Many students are confused by a strange abbreviation when looking for Bachelor’s programmes in Law: L.L.B. This is because some countries offer this type of programme, while others do not.
L.L.B degrees are taught in most common law countries, the main exceptions being the U.S. and Canada. The Brits made it popular, so most Bachelors of Law are available in Britain.
This type of degrees are your ticket to becoming a lawyer because they include all the essential categories of Law. However, a degree in Law opens many other professional doors in industries like finance, engineering, environmental protection or journalism.
Where can I study a Bachelor of Laws?
As mentioned, the United Kingdom is probably the place with the widest range of L.L.B. degrees, making it an ideal option for your international Bachelor’s studies. Some great programmes are found at:
- London South Bank University, in London
- SOAS University of London, in London
- University of Leeds, in Leeds
- University of Dundee, in Dundee
- Middlesex University, in London
What you will study during a Bachelor of Laws?
Once you’re in, you should be prepared for a lot of reading and essay writing. Being able to analyse various legal and non-legal texts will be essential. Some of the typical courses you will follow are:
- Contract law
- Criminal law
- Constitutional & administrative law
- International law
- Equity and Trusts
- European Union Law
- Commercial Law
- Family Law
Each of these courses can turn into a degree specialisation, when you graduate or when you apply to Master’s studies.
What do I have to do to get into an L.L.B degree?
If you want to do a Bachelor of Laws, you should know that universities that feature L.L.B. degrees tend to have different requirements. However, some of the most common ones are an excellent track record in Social Sciences, but also in Maths and Foreign Languages.
Some universities require you to have attended a prior Law course in order to qualify for an L.L.B degree. For standing out among other candidates, the letter of motivation is your secret weapon.
What happens after I get my L.L.B. degree?
Many students think a Bachelor of Laws is necessary to become a lawyer or that such a degree automatically makes you a lawyer. The first is a myth. The second is relatively true in some countries.
While an L.L.B. degree is not the only way to becoming a lawyer, it certainly makes things easier if you want to enter the legal profession. Here is what you need to do to become a lawyer in different countries after an L.L.B. degree:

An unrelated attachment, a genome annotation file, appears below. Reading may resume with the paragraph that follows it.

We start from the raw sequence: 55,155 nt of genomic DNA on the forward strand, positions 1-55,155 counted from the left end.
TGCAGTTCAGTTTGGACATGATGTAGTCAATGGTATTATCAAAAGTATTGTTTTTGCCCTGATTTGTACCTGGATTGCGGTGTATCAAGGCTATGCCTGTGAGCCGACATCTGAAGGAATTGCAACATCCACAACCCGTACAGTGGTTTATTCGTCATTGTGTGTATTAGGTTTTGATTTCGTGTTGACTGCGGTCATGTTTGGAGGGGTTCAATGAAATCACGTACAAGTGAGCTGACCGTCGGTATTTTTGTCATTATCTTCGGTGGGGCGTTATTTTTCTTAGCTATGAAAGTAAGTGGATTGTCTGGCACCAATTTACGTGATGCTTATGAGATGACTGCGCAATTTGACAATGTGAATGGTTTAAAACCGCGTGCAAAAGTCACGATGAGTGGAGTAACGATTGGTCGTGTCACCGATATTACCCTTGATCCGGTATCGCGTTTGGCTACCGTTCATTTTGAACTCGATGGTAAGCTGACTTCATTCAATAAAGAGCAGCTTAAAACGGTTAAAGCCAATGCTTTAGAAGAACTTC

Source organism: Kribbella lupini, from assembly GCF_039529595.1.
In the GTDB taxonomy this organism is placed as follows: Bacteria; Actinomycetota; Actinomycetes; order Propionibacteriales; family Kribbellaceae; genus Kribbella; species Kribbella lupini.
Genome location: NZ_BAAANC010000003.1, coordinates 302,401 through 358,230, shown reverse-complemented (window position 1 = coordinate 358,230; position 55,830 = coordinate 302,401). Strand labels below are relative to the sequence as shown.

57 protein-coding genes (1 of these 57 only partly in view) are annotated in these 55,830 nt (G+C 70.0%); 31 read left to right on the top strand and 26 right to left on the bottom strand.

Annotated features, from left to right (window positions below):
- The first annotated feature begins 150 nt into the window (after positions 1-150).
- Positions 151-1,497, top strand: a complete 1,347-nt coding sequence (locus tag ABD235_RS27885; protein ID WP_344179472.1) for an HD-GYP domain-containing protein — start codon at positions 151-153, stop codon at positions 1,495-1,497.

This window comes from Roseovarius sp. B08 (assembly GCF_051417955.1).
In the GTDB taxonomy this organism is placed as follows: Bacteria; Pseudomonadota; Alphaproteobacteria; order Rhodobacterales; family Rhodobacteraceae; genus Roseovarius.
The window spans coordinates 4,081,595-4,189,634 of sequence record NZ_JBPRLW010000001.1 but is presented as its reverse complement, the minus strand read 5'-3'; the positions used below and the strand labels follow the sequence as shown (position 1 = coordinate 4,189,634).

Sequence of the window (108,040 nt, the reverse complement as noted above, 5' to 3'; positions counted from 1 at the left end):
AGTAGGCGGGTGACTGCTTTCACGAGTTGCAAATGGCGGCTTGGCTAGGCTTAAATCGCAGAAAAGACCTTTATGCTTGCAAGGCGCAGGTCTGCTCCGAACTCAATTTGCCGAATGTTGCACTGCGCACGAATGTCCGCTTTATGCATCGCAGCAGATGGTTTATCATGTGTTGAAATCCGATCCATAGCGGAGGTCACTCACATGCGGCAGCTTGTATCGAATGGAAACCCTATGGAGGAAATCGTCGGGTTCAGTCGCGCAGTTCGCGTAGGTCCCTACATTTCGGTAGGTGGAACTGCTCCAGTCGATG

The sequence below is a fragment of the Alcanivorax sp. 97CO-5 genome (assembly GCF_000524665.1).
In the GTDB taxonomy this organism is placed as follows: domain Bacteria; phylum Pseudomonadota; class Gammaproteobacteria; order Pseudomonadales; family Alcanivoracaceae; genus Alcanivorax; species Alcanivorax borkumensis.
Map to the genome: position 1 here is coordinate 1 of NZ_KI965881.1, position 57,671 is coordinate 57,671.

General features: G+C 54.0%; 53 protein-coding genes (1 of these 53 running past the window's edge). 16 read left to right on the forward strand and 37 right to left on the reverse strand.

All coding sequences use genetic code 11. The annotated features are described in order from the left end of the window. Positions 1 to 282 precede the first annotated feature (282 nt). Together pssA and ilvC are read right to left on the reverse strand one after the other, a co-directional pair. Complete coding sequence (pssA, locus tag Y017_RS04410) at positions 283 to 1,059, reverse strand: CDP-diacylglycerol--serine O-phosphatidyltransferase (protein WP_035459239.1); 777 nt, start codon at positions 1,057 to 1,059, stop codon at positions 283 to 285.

- In countries like Greece and Romania such a degree plus 1-2 years of practice qualify you to apply to the bar. Provided you take the bar exams, you get your licence practice.
- In several countries, like Germany and Denmark – you can only take the bar examination if you have an additional 1-3 years practice in a law firm as well as a Master of Law (L.L.M.)
- In the United Kingdom the rules differ according to country. In England and Wales, you can become a barrister or solicitor after you graduate from an L.L.B. study programme and do a two-year traineeship.
The great news about doing an L.L.B. degree in European states is that after at least three years of practice, you can get a licence of practice in any other EU country.
As we have mentioned, there are countries where there aren’t any Bachelor of Laws programmes, like the U.S or Canada. There, students who want to become lawyer can apply to graduate degrees like the Masters of Law or the professional Doctorate, J.D, which require prior Bachelor’s studies but not necessarily in Law.
Careers with a Bachelor’s in Law
While the typical career path with an undergraduate degree in Law is to become a lawyer, judge or prosecutor in the public system, or to work as a lawyer at private firms, you can also do different things. Law graduates also choose to develop careers in:
- Police – you can go into criminal investigations or work at the Police’s legal office if you do a Criminal Law degree.
- Banking – specialising in Financial Law will make you an asset to banks.
- Journalism – you can use the writing skills and law knowledge to cover law-related news.
- Civil service – you can work as a legal adviser or as a clerk in the legal departments of state institutions.
- Environmental Protection – you can become an advisor on Environmental Law.
- Mediation and counselling – you can become a mediator and settle private, public and businesses conflicts before they get to court.